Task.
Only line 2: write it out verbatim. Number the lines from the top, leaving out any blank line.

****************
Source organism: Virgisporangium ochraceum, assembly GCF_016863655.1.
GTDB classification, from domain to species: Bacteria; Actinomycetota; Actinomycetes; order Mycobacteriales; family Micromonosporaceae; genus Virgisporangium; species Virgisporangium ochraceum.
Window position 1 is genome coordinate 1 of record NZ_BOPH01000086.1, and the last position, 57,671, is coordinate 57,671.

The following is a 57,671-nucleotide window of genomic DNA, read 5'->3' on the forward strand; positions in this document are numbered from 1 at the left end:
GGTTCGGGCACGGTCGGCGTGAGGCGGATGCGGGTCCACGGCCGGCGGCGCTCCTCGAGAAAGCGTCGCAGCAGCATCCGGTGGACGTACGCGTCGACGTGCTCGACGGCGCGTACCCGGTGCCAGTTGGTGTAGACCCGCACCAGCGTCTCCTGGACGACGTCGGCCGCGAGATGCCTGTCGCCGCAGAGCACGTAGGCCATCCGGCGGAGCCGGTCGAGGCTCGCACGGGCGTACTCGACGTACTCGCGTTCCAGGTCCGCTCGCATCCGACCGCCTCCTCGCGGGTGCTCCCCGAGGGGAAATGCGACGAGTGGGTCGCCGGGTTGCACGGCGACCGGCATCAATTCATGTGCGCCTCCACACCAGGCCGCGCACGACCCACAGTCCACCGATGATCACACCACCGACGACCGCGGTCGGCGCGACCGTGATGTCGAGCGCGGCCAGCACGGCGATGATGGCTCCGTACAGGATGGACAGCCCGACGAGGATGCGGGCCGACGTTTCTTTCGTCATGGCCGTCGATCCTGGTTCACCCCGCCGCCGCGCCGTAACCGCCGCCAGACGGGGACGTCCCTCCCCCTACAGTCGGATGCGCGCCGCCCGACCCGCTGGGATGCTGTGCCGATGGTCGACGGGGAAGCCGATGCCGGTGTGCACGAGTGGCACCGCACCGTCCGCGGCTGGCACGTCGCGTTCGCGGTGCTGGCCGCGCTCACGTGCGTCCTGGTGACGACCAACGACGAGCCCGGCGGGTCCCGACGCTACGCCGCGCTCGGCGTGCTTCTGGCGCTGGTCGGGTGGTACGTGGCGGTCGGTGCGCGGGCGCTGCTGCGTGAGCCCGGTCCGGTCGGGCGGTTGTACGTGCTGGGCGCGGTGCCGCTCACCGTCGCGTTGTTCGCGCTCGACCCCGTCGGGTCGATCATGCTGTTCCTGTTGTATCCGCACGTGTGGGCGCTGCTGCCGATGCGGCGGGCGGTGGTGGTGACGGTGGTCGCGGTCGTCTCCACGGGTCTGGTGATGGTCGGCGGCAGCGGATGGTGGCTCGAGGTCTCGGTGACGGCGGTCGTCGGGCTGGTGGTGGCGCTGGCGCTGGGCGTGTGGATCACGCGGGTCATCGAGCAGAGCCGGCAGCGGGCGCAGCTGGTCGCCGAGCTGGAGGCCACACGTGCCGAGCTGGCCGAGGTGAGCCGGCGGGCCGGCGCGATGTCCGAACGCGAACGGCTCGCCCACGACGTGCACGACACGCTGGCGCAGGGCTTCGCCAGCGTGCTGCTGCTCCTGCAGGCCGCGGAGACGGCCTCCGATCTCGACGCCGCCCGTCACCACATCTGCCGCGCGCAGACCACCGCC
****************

GTDB classification, from domain to species: Bacteria; Actinomycetota; Actinomycetes; order Mycobacteriales; family Micromonosporaceae; genus Virgisporangium; species Virgisporangium ochraceum.